But many lawmakers are also anxious to be away from the Capitol for an extended period of time, perhaps for even longer than the currently scheduled week-long recess. Both the House and Senate were expected to return March 23, though those plans could change.
House Minority Leader Kevin McCarthy told Republican lawmakers on a conference call Thursday morning that the GOP is going to oppose the Democratic coronavirus bill as currently constructed, according to sources on the call. At a press briefing shortly after, McCarthy said both chambers should remain in session until a deal can be reached.
“I think we stay here, we get it right,” McCarthy told reporters. “I think we can get this done in the next 48 hours.”
A senior administration official said Thursday morning the White House was “not likely” to support the House package.
“We continue to want to work with the Speaker, but if she’s choosing to pass a partisan bill then everyone needs to face that fact and what that means,” the official said.
Senate Majority Leader Mitch McConnell called the House measure an “ideological wish list.”
The Kentucky Republican insisted the Senate was willing to consider a compromise package if it can be negotiated by Democrats and the White House, but said “left-wing political messaging may have taken priority over the needs of our country.”
“Instead of focusing on immediate relief to affected individuals, families and businesses, the House Democrats chose to wander into various areas of policy that are barely related if at all to the issue before us,” McConnell said on the Senate floor.
President Donald Trump outlined his own proposals in a primetime Oval Office address on Wednesday night, which included paid sick leave, small business loans and delaying tax payment deadlines. Democrats say they plan to address any tax-specific measures in a later package, focusing instead on low-income families and vulnerable populations.
It’s unclear if a deal can be reached in short order, with Democrats signaling they will vote as swiftly as possible to approve the measure amid a rapidly intensifying crisis. Both parties’ leaders have indicated that Congress should provide some kind of economic assistance before leaving town for the recess.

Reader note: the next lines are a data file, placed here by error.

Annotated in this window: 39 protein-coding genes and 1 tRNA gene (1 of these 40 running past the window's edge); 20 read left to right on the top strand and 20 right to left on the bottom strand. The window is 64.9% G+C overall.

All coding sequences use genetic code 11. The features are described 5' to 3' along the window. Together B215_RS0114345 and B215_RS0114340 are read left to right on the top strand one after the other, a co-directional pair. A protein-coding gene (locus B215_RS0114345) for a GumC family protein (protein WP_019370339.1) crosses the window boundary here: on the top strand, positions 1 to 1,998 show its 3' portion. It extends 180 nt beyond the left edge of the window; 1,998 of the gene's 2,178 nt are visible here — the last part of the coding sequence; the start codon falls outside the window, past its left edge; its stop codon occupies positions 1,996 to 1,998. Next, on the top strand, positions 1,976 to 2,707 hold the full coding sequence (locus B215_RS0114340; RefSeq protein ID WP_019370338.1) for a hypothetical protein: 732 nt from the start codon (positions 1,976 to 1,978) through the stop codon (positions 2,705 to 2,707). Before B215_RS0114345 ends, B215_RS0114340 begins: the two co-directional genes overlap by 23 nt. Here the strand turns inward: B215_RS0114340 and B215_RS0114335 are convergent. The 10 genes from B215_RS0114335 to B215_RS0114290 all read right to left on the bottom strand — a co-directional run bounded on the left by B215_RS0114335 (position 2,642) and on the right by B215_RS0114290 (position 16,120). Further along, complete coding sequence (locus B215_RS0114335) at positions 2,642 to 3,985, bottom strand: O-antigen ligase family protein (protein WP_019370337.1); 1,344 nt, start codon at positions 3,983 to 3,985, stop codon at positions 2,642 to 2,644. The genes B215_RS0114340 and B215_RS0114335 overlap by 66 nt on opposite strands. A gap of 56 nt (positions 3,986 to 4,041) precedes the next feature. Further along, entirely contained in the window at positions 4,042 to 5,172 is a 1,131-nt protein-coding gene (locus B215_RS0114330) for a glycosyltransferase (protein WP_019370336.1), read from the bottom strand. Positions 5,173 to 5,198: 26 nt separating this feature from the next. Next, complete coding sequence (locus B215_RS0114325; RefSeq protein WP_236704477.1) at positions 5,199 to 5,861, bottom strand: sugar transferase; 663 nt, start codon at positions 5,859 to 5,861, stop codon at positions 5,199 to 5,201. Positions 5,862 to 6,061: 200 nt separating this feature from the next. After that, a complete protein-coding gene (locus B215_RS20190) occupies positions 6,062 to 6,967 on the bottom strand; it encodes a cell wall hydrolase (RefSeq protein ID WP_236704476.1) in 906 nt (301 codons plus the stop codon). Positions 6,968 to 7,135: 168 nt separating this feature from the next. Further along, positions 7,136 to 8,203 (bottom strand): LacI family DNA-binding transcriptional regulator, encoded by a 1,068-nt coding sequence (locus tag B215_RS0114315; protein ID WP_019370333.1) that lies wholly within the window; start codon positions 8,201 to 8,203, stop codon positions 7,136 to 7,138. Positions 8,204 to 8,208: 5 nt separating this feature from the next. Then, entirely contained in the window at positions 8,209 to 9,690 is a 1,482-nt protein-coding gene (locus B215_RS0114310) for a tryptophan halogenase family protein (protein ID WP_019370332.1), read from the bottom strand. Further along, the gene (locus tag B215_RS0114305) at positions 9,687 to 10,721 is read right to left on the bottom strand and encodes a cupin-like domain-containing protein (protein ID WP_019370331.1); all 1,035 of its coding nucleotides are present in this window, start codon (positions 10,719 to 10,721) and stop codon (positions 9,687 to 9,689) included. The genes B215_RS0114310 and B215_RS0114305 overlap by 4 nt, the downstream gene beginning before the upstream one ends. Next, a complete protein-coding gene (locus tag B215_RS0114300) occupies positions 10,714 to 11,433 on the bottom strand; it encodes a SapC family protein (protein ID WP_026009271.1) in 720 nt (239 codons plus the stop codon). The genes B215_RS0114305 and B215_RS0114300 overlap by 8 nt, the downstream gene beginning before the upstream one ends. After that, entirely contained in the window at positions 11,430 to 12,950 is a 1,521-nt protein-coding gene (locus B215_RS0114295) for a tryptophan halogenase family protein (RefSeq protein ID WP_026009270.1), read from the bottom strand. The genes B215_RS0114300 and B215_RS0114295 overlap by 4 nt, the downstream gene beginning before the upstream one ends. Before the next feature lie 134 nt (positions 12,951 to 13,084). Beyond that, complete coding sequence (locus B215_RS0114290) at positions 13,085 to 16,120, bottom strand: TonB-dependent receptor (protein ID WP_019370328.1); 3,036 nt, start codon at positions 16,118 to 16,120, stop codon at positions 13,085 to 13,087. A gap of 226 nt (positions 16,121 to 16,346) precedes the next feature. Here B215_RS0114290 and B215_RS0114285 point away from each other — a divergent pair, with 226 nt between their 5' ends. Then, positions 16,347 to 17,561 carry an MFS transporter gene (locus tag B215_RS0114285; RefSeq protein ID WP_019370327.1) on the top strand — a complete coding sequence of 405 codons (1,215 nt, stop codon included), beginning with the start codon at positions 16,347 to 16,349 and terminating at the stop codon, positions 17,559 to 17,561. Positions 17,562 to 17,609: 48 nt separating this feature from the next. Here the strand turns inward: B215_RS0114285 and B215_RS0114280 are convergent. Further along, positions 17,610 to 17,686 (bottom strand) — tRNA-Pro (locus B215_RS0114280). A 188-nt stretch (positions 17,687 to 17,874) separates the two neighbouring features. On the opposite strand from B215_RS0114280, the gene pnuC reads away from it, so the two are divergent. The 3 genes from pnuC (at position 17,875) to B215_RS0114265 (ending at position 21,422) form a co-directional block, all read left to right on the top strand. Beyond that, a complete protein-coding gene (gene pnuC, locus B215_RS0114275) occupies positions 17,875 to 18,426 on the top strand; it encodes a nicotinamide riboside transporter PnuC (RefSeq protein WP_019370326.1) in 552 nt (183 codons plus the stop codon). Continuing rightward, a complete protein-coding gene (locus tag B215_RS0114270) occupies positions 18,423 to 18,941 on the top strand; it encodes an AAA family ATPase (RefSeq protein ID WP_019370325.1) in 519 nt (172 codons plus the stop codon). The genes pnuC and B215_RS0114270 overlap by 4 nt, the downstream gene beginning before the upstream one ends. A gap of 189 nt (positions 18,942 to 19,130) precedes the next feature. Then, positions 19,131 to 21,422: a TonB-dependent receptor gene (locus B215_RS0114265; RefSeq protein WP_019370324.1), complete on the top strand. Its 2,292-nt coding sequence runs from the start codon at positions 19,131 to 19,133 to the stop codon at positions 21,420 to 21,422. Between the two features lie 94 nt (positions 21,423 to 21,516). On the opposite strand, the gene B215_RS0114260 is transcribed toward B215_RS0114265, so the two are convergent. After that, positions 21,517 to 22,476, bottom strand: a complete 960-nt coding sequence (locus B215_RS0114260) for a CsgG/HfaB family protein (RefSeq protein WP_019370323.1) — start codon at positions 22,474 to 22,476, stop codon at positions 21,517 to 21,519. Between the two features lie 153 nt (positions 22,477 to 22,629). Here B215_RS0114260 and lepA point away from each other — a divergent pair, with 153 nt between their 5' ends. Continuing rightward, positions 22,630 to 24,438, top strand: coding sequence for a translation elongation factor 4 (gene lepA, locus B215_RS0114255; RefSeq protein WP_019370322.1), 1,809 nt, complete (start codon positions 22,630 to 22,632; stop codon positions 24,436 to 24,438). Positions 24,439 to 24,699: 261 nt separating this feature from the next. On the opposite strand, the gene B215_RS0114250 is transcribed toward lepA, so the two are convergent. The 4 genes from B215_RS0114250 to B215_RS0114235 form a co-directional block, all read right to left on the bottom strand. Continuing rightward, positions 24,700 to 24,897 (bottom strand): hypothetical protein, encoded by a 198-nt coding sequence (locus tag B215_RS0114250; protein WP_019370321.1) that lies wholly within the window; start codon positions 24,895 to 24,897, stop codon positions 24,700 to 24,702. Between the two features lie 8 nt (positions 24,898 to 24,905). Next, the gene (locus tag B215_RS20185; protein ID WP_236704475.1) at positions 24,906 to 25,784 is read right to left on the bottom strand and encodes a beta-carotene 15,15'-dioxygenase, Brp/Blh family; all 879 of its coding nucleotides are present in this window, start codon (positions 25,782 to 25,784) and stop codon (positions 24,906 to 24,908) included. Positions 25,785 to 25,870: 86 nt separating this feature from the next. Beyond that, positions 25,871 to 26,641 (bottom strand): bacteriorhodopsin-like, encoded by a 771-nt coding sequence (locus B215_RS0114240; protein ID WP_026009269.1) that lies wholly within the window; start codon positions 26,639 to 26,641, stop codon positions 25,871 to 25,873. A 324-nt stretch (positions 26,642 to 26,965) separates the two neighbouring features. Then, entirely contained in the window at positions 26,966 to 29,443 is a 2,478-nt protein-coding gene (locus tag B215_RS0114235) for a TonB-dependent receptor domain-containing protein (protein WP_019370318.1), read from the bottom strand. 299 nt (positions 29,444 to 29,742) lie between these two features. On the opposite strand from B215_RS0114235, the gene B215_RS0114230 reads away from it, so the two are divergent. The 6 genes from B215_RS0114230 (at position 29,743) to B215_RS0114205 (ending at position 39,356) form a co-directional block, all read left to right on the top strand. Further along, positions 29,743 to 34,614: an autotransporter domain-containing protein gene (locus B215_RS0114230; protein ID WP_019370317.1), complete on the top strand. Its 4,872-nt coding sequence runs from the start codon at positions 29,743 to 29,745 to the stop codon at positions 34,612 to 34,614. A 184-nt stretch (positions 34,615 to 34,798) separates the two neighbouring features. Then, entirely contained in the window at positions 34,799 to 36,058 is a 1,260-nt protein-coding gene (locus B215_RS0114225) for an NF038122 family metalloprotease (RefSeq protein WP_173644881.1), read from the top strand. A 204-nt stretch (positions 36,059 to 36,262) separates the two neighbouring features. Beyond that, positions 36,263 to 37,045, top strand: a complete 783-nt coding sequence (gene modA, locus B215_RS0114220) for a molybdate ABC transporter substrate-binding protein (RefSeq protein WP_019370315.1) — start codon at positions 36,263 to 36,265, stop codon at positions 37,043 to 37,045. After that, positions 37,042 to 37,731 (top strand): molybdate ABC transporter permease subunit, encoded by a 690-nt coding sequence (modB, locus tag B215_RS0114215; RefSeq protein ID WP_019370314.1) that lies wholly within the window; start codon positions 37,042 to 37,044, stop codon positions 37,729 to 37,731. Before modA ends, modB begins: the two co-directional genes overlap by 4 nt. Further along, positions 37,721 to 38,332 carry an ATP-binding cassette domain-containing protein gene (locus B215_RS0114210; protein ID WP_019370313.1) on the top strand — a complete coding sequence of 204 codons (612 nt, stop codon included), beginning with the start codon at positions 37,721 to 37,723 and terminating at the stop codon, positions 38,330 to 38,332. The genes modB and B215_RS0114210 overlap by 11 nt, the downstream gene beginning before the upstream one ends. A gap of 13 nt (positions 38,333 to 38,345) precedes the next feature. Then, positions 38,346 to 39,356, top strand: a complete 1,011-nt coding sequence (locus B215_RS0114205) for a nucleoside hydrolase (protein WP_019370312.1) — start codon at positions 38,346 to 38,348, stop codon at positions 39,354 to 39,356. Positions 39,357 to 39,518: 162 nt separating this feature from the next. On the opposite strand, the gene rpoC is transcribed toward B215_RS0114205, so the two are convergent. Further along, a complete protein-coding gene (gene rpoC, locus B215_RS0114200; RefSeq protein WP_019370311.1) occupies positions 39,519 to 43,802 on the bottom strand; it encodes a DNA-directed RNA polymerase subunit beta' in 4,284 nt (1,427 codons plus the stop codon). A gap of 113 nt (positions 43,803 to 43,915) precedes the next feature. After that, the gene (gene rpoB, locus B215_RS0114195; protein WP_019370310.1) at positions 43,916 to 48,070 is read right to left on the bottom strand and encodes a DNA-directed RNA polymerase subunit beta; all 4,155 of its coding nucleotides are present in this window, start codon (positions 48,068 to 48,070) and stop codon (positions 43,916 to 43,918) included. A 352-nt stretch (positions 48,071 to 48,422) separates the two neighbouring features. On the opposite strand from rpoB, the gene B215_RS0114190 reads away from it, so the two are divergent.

The negotiations come at a dramatic moment on Capitol Hill, with senior Democrats and Republicans acknowledging that they had never before seen such a crisis, with no way of knowing the eventual scale in the U.S.
The uncertainty has been compounded by rising frustration among members of both parties about their inability to get clear answers from the Trump administration about the government’s capacity to test individuals for the virus.
Conservative Rep. Mark Walker (R-N.C.) said Trump administration officials left “a lot of questions that are still not being able to be answered” after a Thursday morning briefing. “[There’s] frustration among members as a whole,” he said, particularly about why the United States can’t replicate successful testing regimes implemented elsewhere.
“I believe the CDC struggled to give a really strong answer on being able to duplicate some of the places like South Korea,” he said.
The Capitol is also grappling with its first case of the coronavirus in its complex. An aide to Sen. Maria Cantwell (D-Wash.) has tested positive for the virus, and multiple congressional offices are now working remotely.
The response on Capitol Hill has been escalating rapidly in the last 24 hours, with party leaders and building security officials deciding to clamp down on public tours.
The sweeping package — crafted in about 72 hours by a handful of Democratic chairmen — took even some Democrats by surprise.
Rep. Ed Perlmutter (D-Col.) told Democratic chairmen at a middle-of-the-night meeting of the House Rules Committee that he didn’t understand why the vote couldn’t be slowed down slightly for all members to digest the package.
“This is about as far from regular order” as Congress gets, Perlmutter said early Thursday morning, challenging House Energy and Commerce Chairman Frank Pallone.
Marianne LeVine, Heather Caygle and Jake Sherman contributed to this report.